I can’t defend the subsequent reporting of this preliminary study, however, which like so much science coverage, suggests conclusions that go way, WAY beyond what was actually found. And the study’s authors aren’t blameless here. First, as a test pilot, this shouldn’t be published in the first place, at least not with any suggestion that it can provide reasonable findings beyond the feasibility (and limitations) of its methods. Second, the Johns Hopkins press release absolutely begged for the sort of misreporting that has followed. It’s hard to fault reporters for being sensationalist, when they’re being spoon-fed such sensationalism straight from the source. I wonder if there is a back story here, in which the CDC decided not to fund the full-scale study, so Dr. Jernigan decided to go the more sensationalist route in order to drum up money from some private, deep-pocketed neo-Prohibitionists?

    • says

      Pete, as a pilot study in and of itself it was certainly conducted properly, but that it was published, despite the fact that two governmental health agencies told them it was not a valid study (I suspect because it didn’t come close to accounting for external factors and showed no causality) and despite the fact that they had to essentially trick participants makes it suspect to me. But as you say, the most egregious bit is how it was spun after the fact, both by the university’s P.R. machine and the news organizations.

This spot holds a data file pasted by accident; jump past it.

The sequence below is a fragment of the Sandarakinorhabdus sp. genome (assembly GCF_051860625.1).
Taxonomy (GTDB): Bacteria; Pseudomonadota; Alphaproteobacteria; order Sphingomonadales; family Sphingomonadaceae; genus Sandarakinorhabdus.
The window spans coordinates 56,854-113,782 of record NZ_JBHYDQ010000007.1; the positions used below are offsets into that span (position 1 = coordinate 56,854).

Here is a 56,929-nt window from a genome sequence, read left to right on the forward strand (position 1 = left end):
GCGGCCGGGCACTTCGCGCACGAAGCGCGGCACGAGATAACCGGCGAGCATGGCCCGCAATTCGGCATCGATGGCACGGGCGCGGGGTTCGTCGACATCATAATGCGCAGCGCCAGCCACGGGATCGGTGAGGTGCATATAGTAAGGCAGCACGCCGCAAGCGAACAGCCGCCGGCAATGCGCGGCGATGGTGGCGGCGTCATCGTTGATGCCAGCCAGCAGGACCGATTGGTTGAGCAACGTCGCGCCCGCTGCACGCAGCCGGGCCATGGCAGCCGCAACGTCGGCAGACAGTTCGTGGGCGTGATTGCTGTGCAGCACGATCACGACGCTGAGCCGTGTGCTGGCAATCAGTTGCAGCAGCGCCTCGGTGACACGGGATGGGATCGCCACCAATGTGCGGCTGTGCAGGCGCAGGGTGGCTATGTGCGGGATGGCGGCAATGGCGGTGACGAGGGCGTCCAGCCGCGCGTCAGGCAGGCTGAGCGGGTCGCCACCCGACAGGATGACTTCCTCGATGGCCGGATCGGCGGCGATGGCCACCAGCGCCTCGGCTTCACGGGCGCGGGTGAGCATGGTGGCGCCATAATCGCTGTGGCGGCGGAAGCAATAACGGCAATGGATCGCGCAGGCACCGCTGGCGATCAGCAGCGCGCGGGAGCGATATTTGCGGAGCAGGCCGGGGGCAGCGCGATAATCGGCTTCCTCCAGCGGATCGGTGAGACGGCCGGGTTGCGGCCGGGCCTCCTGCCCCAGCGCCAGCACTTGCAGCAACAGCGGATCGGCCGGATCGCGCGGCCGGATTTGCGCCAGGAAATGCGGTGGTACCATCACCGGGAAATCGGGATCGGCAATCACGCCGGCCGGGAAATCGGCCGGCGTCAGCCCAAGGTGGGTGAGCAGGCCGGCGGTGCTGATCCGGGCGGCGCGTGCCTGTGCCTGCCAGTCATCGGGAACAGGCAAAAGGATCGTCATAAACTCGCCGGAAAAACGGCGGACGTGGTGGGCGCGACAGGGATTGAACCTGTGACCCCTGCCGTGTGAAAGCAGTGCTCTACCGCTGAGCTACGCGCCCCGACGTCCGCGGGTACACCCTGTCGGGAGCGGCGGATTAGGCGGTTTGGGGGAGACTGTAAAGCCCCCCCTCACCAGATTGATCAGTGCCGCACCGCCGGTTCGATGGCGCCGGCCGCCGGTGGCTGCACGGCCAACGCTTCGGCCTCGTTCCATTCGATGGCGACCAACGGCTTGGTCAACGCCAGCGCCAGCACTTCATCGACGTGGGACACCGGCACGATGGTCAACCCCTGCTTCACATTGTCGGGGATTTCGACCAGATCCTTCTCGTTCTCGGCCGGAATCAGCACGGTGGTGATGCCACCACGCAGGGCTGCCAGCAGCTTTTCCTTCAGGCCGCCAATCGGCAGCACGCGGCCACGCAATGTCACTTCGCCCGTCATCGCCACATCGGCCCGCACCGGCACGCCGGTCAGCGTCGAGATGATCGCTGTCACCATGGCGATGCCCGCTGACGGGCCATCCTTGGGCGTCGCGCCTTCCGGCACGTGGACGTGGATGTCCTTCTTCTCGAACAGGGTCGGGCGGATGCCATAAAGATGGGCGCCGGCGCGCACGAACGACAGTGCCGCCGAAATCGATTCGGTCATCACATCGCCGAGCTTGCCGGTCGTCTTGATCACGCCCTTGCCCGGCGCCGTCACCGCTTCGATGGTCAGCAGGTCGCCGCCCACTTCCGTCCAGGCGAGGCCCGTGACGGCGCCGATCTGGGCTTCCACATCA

2. beerman49 says

    Right on, Pete & Jay, but if I was running JHU, Jernigan would be 86’d ASAP, as would any boss of his who OK’d the release of that study. It came to fruition via serious ethics violations (which Pete & Jay alluded to, but didn’t say outright; I’m OK w/their reasons for doing a little legal “cya” – they have faces here & I don’t).

    Sad the the neo-prohbes found an ally at a well-respected institution; might be time for the Feds to take a look, as JH gets a shitload of grant/contract $$ from Uncle Sam.